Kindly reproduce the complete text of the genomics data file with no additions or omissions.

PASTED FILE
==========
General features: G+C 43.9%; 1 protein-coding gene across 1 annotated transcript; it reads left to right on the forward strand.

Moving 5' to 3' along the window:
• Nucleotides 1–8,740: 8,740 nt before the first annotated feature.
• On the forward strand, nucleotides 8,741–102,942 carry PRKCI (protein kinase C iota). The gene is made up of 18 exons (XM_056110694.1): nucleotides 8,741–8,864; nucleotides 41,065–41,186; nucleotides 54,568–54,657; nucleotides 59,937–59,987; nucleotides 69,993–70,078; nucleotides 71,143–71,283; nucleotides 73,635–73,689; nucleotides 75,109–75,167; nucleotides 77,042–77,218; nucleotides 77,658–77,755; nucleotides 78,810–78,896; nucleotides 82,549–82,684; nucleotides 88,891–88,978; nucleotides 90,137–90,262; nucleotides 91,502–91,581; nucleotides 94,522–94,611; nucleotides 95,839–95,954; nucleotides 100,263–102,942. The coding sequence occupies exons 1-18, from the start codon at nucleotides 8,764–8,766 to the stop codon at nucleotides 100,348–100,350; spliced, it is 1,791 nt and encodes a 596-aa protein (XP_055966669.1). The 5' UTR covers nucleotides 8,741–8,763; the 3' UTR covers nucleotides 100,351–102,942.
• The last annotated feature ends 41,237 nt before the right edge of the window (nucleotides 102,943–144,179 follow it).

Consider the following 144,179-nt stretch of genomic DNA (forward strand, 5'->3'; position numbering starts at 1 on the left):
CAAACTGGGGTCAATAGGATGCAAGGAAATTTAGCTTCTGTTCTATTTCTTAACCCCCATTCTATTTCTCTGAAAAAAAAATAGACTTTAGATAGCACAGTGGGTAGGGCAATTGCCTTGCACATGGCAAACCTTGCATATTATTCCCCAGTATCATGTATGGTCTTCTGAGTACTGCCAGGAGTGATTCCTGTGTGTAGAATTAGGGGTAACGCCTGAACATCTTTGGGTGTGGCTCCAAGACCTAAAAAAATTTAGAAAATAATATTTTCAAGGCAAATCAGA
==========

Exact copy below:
General features: G+C 43.9%; 1 protein-coding gene across 1 annotated transcript; it reads left to right on the forward strand.

Moving 5' to 3' along the window:
• Nucleotides 1–8,740: 8,740 nt before the first annotated feature.
• On the forward strand, nucleotides 8,741–102,942 carry PRKCI (protein kinase C iota). The gene is made up of 18 exons (XM_056110694.1): nucleotides 8,741–8,864; nucleotides 41,065–41,186; nucleotides 54,568–54,657; nucleotides 59,937–59,987; nucleotides 69,993–70,078; nucleotides 71,143–71,283; nucleotides 73,635–73,689; nucleotides 75,109–75,167; nucleotides 77,042–77,218; nucleotides 77,658–77,755; nucleotides 78,810–78,896; nucleotides 82,549–82,684; nucleotides 88,891–88,978; nucleotides 90,137–90,262; nucleotides 91,502–91,581; nucleotides 94,522–94,611; nucleotides 95,839–95,954; nucleotides 100,263–102,942. The coding sequence occupies exons 1-18, from the start codon at nucleotides 8,764–8,766 to the stop codon at nucleotides 100,348–100,350; spliced, it is 1,791 nt and encodes a 596-aa protein (XP_055966669.1). The 5' UTR covers nucleotides 8,741–8,763; the 3' UTR covers nucleotides 100,351–102,942.
• The last annotated feature ends 41,237 nt before the right edge of the window (nucleotides 102,943–144,179 follow it).

Consider the following 144,179-nt stretch of genomic DNA (forward strand, 5'->3'; position numbering starts at 1 on the left):
CAAACTGGGGTCAATAGGATGCAAGGAAATTTAGCTTCTGTTCTATTTCTTAACCCCCATTCTATTTCTCTGAAAAAAAAATAGACTTTAGATAGCACAGTGGGTAGGGCAATTGCCTTGCACATGGCAAACCTTGCATATTATTCCCCAGTATCATGTATGGTCTTCTGAGTACTGCCAGGAGTGATTCCTGTGTGTAGAATTAGGGGTAACGCCTGAACATCTTTGGGTGTGGCTCCAAGACCTAAAAAAATTTAGAAAATAATATTTTCAAGGCAAATCAGA